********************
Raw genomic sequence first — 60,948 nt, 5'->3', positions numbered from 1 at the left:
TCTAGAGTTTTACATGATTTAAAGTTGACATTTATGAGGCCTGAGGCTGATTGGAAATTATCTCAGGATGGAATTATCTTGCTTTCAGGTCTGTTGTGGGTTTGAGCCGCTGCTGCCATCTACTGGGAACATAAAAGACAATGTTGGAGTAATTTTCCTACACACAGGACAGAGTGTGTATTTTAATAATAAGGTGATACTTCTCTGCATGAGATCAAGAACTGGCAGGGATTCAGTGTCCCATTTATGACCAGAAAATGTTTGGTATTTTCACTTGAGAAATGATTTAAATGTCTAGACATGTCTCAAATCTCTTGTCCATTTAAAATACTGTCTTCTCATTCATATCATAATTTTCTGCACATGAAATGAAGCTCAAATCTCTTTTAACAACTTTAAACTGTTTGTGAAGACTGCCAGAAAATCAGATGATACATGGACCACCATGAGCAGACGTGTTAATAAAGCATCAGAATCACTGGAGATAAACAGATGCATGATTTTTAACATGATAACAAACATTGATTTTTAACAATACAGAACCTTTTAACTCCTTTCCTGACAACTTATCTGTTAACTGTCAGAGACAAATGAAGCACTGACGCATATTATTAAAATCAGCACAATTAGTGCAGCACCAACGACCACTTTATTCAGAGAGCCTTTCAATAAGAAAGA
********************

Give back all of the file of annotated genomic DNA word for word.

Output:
Raw genomic sequence first — 60,948 nt, 5'->3', positions numbered from 1 at the left:
TCTAGAGTTTTACATGATTTAAAGTTGACATTTATGAGGCCTGAGGCTGATTGGAAATTATCTCAGGATGGAATTATCTTGCTTTCAGGTCTGTTGTGGGTTTGAGCCGCTGCTGCCATCTACTGGGAACATAAAAGACAATGTTGGAGTAATTTTCCTACACACAGGACAGAGTGTGTATTTTAATAATAAGGTGATACTTCTCTGCATGAGATCAAGAACTGGCAGGGATTCAGTGTCCCATTTATGACCAGAAAATGTTTGGTATTTTCACTTGAGAAATGATTTAAATGTCTAGACATGTCTCAAATCTCTTGTCCATTTAAAATACTGTCTTCTCATTCATATCATAATTTTCTGCACATGAAATGAAGCTCAAATCTCTTTTAACAACTTTAAACTGTTTGTGAAGACTGCCAGAAAATCAGATGATACATGGACCACCATGAGCAGACGTGTTAATAAAGCATCAGAATCACTGGAGATAAACAGATGCATGATTTTTAACATGATAACAAACATTGATTTTTAACAATACAGAACCTTTTAACTCCTTTCCTGACAACTTATCTGTTAACTGTCAGAGACAAATGAAGCACTGACGCATATTATTAAAATCAGCACAATTAGTGCAGCACCAACGACCACTTTATTCAGAGAGCCTTTCAATAAGAAAGA